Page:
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I'm trying to format a XML document, so I pass a string into a method, such as:

"<foo><subfoo><subsubfoo>content</subsubfoo></subfoo><subfoo/></foo>"

And I'm trying to split it based on finding the tags. I want to split each element (a tag, or content) into a unique string, such as:

"<foo>", "<subfoo>", "<subsubfoo>", "content", "</subsubfoo>", "</subfoo>", "<subfoo/>", "</foo>"

And to this end I use the code:

string findTagString = "(?<=<.*?>)";
Regex findTag = new Regex(findTagString);
List<string> textList = findTag.Split(text).ToList();

The above code works fine, except it doesn't split "content" into its own string, instead:

"<foo>", "<subfoo>", "<subsubfoo>", "content</subsubfoo>", "</subfoo>", "<subfoo/>", "</foo>"

Is there a way to rewrite the Regex to acomplish this, the splitting of non-matches into their own string?

Or, rephrased: Is it possible to split a string before AND after a Regex match?

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WHY do you want to do this? What is the end goal? There are probably more efficient ways to do this. –  Erik Philips Jul 10 '12 at 18:50
    
I'm just trying to create a group containing each tag or element so I can format them and place them into a FlowDocument to load into a RichTextBox (WPF). This is just how I'm aiming to break it into parts so I can examine, format, and insert the pieces. –  Canin Jul 10 '12 at 19:01
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4 Answers

up vote 3 down vote accepted

use this regex (<.*?>)|(.+?(?=<|$)) and cast matches to List<string>

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Thanks, that does the trick. Is there any way to remove the empty strings/not pick them up in the first place besides iterating through the list and removing empty ones? –  Canin Jul 10 '12 at 18:59
    
you can replace empty tags recursive, or use this regex (?<=>)([^<>]+?)(?=<) for get value from tags –  burning_LEGION Jul 10 '12 at 19:18
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XML is not a Regular Language (can be proven with the Pumping Lemma), therefore XML cannot be parsed with Regular Expressions.

I suggest you find a good XML library and use it.

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1  
I'm really just trying to do very basic formatting for the user so it can catch if they don't include a closing tag, or leave an attribute open. A very basic version of NotePad++'s XML view if you will. Thus I don't care what the tag says, just that there is a tag. So the fact that the language isn't finite, and thus isn't Regular, isn't of real concern for my application. Otherwise you would be right. Thanks for your help, SchighSchagh. –  Canin Jul 10 '12 at 18:58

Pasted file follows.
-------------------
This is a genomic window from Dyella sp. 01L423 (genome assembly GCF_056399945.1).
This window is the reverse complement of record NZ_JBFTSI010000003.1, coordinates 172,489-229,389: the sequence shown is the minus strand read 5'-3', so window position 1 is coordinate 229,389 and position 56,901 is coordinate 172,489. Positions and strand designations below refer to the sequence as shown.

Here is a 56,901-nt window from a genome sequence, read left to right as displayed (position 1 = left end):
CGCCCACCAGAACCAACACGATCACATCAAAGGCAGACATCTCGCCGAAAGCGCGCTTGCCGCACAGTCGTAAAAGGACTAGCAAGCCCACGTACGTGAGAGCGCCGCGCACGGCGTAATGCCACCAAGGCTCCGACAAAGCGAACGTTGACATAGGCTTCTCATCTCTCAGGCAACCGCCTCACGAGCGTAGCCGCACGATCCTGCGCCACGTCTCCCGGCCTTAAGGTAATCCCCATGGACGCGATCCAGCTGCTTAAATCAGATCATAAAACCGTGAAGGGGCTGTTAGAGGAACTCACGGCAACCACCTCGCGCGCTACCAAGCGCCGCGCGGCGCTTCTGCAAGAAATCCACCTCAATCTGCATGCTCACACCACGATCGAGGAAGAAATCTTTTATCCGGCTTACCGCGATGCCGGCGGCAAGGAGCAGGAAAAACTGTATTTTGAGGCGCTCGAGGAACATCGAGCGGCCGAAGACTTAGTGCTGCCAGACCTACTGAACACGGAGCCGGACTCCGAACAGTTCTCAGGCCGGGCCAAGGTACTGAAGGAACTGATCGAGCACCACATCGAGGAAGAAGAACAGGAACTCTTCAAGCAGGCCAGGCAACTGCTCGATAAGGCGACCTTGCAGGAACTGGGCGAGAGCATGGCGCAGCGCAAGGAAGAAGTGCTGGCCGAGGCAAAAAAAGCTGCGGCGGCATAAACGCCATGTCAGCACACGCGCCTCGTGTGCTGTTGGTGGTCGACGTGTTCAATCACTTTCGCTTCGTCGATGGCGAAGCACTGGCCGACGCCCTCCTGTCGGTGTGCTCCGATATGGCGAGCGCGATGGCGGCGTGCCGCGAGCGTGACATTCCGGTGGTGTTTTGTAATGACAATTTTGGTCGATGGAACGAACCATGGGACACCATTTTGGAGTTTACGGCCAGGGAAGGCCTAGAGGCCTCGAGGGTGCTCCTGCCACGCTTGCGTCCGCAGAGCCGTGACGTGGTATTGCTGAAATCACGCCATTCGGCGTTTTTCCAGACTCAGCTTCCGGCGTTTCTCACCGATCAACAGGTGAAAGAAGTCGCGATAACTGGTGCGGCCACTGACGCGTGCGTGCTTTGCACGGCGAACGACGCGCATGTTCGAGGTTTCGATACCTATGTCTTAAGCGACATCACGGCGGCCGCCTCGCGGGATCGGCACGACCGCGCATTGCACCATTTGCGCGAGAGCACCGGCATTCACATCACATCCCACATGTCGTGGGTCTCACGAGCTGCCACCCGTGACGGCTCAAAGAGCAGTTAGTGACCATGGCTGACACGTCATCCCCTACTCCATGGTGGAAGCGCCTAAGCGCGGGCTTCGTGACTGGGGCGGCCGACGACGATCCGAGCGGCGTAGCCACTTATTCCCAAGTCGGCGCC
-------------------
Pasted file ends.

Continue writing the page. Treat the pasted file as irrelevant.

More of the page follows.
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you can do this via regex or xpath, depending on the complexity of the xml.

if you want to use regular expressions, you'd probably want to do something like this:

public static string xml = "<foo><subfoo><subsubfoo>content</subsubfoo></subfoo><subfoo/></foo>";
public static Regex re = new Regex(@"\<([A-Za-z0-9]*)\b[^>]*\>(.*?)\</\1\>");

static string GetContentViaRegex()
{
    string content = xml;
    while (re.IsMatch(content))
    {
        Match match = re.Match(content);
        if (!match.Success)
            break;

        content = match.Groups[2].Value;
    }
    return content;
}

the regex basically searches for matched opening/ending tags (you don't want to match something like <foo>stuff here, possibly including more tags</bar>), and you keep drilling into the matching tags until you find the innermost content. this regex assumes there are no attributes on any of the tags.

if you wanted to do this via xpath, you could do something like this:

static string GetContentViaXPath()
{
    var nav = new XPathDocument(new StringReader(xml)).CreateNavigator();
    return nav.SelectSingleNode("//text()").Value;
}

which basically grabs the first text node it hits in the document. (you'd want to add error checking unless you're sure the input will always be valid)

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Since by ignoring html specification, <> has no significance.

It can simply be done via split with this (?<=>)|(?=<).

This yields

<foo>
<subfoo>
<subsubfoo>
content
</subsubfoo>
</subfoo>
<subfoo/>
</foo>
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